Last week we had the pleasure to hear Professor Dani Rodrik deliver the annual lecture of the Dutch Scientific Council for Government Policy (WRR). The lecture was a brilliant example how a widely published academic economist, active in the best scientific journals in his field, can fulfill a public role and explain in an elegant, yet simple way, without a single graph or table, a complex argument. The full lecture is not available (summary here), but the theme and content were the same as the arguments developed in Rodrik’s latest book, The Globalization Paradox. Briefly, Rodrik argues that the move towards hyperglobalization in the last two decades, meaning the removal of all border controls to trade and financial capital, has led to a reduction of policy space for governments. Democracy has been affected, as in many cases constituencies have lost their access to points where policies were being made, leading to a situation where a trilemma exists between national sovereignty, democracy and (hyper)globalisation. The trilemma means that we cannot, as he argues in The Globalization Paradox (p xviii), simultaneously pursue democracy, national determination and economic globalization. If we were to push further with globalization, he clarifies, we have to give up either the nation-state or democratic politics.
In his WRR lecture he argued that the European Union is a unique example where common institutions are being built to balance the removal of border controls at the national level. The EU, he argued, has been in the process of creating a counterbalance to hyperglobalization in the form of institutional rules. But, he added, the global financial crisis came too soon for this process of rule creation to make enough of a difference.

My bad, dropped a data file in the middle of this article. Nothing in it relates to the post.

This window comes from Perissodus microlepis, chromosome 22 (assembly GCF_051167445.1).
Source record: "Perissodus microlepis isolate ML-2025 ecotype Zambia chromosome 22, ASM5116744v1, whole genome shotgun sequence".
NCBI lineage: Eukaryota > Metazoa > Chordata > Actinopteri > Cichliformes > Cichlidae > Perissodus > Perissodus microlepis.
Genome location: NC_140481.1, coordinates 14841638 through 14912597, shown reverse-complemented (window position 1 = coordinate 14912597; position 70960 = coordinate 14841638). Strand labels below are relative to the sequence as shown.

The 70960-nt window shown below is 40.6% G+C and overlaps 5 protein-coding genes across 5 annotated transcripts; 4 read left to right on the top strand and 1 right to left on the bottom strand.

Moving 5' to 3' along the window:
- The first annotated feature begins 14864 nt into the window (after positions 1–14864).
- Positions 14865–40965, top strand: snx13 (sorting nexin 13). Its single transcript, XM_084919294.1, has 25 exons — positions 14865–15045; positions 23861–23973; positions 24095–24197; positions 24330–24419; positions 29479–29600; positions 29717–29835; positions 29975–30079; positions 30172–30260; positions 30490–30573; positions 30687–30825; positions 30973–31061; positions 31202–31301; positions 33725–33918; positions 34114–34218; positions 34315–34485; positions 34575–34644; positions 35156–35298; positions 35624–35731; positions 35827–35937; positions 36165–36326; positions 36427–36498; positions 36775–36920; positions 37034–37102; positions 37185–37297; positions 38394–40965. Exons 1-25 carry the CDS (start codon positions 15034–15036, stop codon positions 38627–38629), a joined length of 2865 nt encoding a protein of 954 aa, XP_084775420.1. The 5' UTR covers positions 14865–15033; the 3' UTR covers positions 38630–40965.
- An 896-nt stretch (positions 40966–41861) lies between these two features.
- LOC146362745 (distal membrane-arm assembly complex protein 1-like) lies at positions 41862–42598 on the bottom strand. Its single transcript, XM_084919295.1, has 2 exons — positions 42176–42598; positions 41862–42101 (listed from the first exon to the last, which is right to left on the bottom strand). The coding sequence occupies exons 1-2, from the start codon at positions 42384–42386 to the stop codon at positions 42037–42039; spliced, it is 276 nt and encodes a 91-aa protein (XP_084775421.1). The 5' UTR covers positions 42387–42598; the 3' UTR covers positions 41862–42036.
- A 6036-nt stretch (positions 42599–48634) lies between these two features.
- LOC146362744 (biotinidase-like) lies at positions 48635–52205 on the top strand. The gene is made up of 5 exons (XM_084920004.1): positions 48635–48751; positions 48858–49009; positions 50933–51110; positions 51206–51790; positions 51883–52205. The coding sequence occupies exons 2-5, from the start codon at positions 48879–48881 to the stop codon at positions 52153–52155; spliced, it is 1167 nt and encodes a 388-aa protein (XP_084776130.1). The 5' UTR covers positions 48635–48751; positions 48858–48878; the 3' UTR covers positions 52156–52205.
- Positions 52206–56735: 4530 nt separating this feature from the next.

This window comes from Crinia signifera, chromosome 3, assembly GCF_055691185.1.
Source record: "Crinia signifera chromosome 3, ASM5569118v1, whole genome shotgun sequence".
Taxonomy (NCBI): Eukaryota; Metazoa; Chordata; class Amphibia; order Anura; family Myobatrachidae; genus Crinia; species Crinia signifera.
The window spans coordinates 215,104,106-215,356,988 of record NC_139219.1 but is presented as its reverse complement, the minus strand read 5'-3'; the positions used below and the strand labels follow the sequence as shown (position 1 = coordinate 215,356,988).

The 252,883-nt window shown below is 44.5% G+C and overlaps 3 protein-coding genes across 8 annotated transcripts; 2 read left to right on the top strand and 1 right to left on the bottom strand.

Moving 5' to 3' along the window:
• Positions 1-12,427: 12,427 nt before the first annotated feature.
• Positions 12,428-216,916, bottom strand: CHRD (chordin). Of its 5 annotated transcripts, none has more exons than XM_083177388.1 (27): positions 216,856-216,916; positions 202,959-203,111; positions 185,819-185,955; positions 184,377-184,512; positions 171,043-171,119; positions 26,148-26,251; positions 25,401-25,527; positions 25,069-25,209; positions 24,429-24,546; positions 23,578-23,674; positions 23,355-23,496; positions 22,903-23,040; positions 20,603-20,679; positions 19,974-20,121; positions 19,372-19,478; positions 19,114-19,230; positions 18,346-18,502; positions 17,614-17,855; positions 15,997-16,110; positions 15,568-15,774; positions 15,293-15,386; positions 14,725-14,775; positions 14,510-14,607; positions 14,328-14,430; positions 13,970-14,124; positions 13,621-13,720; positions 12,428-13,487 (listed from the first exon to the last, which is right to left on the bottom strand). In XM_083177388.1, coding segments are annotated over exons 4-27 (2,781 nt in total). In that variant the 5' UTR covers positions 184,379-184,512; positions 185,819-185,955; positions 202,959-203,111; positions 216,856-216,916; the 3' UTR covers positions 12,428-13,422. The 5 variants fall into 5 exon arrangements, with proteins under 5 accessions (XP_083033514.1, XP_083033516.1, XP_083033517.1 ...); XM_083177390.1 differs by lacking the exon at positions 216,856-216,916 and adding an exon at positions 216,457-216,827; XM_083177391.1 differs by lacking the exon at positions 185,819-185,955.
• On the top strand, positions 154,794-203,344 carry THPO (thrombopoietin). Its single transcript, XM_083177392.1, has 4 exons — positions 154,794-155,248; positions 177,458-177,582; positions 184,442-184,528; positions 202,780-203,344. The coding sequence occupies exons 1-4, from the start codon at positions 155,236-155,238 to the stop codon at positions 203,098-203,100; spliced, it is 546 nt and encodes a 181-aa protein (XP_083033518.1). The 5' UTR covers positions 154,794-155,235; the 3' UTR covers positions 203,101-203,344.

Apparently, before the lecture Rodrik met the Dutch Prime Minister for lunch, which, one hopes, was an occasion to share his views on the implications of the globalisation paradox for Europe. His interpretation of the EU’s role in the crisis was an optimistic and friendly one. In his lecture he made sure to stress his view of these implications was not an Euroskeptic one. However, it is clear that if one takes his arguments seriously, the euro zone version of his trilemma means that EU has either to move towards political union – institutionalizing more common rules at EU level – or decrease the level of globalisation, that is, abandon Economic and Monetary Union. He left it there, although it is clear from this piece published by the Project Syndicate what he thinks of the break up of the eurozone.
We will probably remain in ignorance as to what the Prime Minister made of Rodrik’s arguments, as he, or any other Dutch politicians do not seem to share their views on Europe with the citizens. Not on enlargement – as the previous post on this blog argued – and not on where the EU should go – beyond the usual rhetoric reinforcing the impression that the EU is a zero sum game and the Dutch government are ‘fighting’ against EU partners for our interests. The domestic rules of the political game of a government with support from the PVV can be blamed for this ‘pragmatic’ approach to the eurocrisis communications. But one cannot help wishing for a clear statement of the ideals this government wish to pursue with relation to Europe in the future. In my modest way, I am with the angry Jurgen Habermas: ‘The media “must” help citizens understand the enormous extent to which the EU influences their lives. The politicians “would” certainly understand the enormous pressure that would fall upon them if Europe failed. The EU “should” be democratized.’